A conductor channels energy, and the idea of transmuted ideas and inspiration is at the heart of this work. Dorothy Porter used the same metaphor, describing poetry as 'a lightning rod for the sacred, the extreme and the daemonic'. Smith's art conducts energy, but she is also a conductor in the sense of orchestrating the array of influences her work remembers and the art forms her work encompasses. 'I wanted to infuse the written word with the immediacy and frontal attack of rock and roll,' she writes in Just Kids.

Just Kids memorialises the loss of friends and artists such as Janis Joplin and Mapplethorpe himself, while Horses contains homages to Jimi Hendrix and Jim Morrison, who died at twenty-eight in 1970 and twenty-seven in 1971, respectively. The vigorous incantatory repetitions and stream of consciousness of Horses embody the equine energy Sylvia Plath saw as powering poetry's 'indefatigable hooftaps'. Plath's posthumous collection Ariel (1965), named after the poet's own horse, was 'the book of my life' when Smith was twenty. A sense of lineage and homage are crucial to Smith's practice, as they were to Plath.

In M Train, Smith recalls several visits to Plath's Heptonstall grave, where a strange shimmering light momentarily creates the vision of Plath in a 'cream-colored sweater and straight skirt, shading her eyes from the mischievous sun, walking on into the great return'. In Japan, Smith tries to channel the writer Osamu Dazai, asking him: 'What is nothing?' and receiving the answer: 'It is what you can see of your eyes without a mirror.'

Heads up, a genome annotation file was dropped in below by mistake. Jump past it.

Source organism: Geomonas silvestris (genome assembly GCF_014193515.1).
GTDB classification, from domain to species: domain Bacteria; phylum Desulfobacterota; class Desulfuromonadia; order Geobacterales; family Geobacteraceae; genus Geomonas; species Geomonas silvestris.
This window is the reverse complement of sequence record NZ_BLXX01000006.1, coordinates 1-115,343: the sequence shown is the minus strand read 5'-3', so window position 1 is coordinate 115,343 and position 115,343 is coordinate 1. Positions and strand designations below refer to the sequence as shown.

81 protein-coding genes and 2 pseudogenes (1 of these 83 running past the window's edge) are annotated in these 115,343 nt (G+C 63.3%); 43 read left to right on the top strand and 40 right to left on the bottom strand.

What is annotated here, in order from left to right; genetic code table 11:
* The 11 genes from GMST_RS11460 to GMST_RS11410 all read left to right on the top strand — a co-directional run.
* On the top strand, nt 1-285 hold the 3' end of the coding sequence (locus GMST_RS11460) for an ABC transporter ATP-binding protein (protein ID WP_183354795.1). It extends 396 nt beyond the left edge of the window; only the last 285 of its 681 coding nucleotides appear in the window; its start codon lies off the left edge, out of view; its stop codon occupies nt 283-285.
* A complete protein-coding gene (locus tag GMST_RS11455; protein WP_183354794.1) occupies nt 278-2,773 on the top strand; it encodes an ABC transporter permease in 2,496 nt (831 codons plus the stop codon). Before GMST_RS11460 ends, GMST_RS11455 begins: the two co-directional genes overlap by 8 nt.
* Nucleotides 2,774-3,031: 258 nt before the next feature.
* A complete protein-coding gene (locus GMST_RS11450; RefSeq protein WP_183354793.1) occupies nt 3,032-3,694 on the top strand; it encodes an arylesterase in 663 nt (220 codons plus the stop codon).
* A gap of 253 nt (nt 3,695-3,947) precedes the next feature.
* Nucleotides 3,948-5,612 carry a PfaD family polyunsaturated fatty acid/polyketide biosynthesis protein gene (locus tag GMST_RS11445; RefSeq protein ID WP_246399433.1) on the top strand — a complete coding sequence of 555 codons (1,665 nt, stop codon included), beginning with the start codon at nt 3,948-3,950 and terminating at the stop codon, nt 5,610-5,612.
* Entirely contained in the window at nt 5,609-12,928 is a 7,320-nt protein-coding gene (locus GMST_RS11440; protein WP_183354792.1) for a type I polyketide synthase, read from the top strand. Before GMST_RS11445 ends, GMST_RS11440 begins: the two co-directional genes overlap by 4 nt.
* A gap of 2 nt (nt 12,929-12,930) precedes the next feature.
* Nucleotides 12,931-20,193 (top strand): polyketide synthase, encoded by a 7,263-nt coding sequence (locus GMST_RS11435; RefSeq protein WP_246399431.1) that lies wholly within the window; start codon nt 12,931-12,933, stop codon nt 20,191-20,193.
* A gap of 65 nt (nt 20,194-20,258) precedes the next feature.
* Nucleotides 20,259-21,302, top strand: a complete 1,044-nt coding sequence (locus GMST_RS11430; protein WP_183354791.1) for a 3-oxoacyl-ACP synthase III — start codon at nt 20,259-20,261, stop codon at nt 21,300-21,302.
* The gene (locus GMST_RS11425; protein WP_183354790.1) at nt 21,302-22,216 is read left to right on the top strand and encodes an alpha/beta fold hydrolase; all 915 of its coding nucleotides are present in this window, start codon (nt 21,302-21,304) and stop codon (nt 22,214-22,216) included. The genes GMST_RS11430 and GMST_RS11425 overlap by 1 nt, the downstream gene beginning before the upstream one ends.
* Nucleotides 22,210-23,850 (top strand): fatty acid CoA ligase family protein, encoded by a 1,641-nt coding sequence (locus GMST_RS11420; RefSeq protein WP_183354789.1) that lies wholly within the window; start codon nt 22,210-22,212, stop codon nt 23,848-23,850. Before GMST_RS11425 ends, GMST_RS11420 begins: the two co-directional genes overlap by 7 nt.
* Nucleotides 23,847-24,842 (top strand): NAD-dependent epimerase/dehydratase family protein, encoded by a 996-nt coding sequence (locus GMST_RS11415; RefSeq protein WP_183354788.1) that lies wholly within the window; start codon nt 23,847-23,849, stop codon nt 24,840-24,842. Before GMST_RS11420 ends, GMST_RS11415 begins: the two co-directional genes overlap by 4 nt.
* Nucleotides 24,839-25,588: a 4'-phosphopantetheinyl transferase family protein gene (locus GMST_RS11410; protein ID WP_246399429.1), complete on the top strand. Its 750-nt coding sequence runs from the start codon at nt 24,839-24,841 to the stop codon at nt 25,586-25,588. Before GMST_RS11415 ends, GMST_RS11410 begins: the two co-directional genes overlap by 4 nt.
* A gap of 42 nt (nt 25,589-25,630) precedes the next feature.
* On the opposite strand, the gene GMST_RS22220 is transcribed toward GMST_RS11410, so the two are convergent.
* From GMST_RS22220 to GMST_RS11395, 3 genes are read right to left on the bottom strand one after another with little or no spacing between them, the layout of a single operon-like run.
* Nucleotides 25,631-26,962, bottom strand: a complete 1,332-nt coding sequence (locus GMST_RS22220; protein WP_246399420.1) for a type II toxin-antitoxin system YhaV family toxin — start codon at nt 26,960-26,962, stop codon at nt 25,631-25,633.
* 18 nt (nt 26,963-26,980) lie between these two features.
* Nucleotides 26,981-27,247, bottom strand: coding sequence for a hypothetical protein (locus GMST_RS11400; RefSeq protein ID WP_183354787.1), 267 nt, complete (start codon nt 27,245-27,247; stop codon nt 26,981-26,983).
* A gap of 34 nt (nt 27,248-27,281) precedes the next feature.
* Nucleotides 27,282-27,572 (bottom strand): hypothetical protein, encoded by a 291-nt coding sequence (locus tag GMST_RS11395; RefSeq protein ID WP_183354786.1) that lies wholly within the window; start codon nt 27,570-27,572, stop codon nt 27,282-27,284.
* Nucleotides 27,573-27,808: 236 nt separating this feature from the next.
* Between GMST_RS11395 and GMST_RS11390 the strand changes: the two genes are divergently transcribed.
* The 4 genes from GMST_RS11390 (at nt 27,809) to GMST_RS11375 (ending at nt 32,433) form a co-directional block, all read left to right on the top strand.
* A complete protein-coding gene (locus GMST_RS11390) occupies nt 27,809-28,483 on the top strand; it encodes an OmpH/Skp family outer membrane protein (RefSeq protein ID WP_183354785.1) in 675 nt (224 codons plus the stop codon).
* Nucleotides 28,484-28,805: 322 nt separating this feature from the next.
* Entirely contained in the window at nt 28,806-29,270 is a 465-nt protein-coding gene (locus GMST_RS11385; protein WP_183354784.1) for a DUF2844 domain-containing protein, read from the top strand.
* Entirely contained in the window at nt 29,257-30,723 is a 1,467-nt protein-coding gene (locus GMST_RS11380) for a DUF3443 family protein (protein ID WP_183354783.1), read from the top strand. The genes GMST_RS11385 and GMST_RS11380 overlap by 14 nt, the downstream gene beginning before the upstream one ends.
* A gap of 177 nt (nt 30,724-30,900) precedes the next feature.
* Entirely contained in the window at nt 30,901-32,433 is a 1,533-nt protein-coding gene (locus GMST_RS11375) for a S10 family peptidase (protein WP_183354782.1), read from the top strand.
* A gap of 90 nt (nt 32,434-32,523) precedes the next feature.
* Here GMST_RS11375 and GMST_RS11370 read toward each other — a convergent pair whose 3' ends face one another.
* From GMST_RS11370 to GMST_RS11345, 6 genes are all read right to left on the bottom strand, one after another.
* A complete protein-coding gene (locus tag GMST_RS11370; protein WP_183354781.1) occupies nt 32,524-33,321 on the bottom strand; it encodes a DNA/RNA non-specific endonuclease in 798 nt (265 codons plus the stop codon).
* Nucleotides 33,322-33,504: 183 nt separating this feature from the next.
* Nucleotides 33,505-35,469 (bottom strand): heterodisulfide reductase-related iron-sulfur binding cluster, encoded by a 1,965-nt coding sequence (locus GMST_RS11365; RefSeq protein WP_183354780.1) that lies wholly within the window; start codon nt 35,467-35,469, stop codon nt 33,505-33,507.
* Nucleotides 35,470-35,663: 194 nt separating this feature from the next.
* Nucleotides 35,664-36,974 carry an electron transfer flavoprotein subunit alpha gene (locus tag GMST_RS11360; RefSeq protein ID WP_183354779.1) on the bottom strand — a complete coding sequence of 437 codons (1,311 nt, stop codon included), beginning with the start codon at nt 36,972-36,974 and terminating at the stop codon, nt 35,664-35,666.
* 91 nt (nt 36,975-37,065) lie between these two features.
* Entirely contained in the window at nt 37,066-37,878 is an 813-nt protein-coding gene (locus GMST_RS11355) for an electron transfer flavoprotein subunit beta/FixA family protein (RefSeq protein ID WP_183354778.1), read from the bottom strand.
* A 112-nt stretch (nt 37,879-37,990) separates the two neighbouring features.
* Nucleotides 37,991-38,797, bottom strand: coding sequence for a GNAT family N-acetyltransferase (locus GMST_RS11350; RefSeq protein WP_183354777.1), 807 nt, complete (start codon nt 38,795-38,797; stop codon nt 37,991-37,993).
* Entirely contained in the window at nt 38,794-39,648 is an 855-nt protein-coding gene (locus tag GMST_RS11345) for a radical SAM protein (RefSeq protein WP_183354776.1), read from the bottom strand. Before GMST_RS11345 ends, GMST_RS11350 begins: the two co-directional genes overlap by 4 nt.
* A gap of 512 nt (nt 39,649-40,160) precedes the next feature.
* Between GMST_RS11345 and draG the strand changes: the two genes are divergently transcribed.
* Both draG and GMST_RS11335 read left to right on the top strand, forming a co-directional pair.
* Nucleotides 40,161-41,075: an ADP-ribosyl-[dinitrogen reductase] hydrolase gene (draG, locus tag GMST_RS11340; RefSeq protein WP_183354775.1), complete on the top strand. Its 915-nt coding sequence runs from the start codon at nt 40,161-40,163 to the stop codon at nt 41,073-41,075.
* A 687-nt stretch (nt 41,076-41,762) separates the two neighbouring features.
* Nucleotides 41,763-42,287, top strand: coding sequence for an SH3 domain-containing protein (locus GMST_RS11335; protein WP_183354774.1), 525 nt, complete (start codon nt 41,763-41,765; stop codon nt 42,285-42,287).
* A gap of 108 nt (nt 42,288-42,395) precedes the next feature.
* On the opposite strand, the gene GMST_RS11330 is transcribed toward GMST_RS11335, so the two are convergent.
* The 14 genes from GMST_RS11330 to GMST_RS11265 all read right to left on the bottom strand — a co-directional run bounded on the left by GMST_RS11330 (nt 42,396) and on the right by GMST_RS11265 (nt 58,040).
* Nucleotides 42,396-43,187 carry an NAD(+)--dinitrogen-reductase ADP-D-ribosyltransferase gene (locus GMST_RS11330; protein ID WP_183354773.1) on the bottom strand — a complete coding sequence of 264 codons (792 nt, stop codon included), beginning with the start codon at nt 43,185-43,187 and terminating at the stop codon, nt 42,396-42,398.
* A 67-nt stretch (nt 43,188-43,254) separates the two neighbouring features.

'Writing about nothing is partly the work of mourning that Smith undertakes'

'You write with your hand,' sing Crass lyrics of Patti Smith in 'Punk is Dead', 'but it's Rimbaud's arm'. I'm not sure Smith would object. In Just Kids she describes Rimbaud as her archangel, adding: 'The knowledge of him added swagger to my step and this could not be stripped away.' Steeped in poetry, and fascinated by creativity's infectious spread from artist to artist, her writing is attentive to serendipity, bibliomancy, and the inheritance of artistic drive. When she covers Nirvana's 1991 hit single 'Smells Like Teen Spirit', she might as well be channelling its original singer, Kurt Cobain, even as she makes it her own with the gravel of her voice, bare banjo-jangle instrumentation, and the pluck and swagger of syncopation.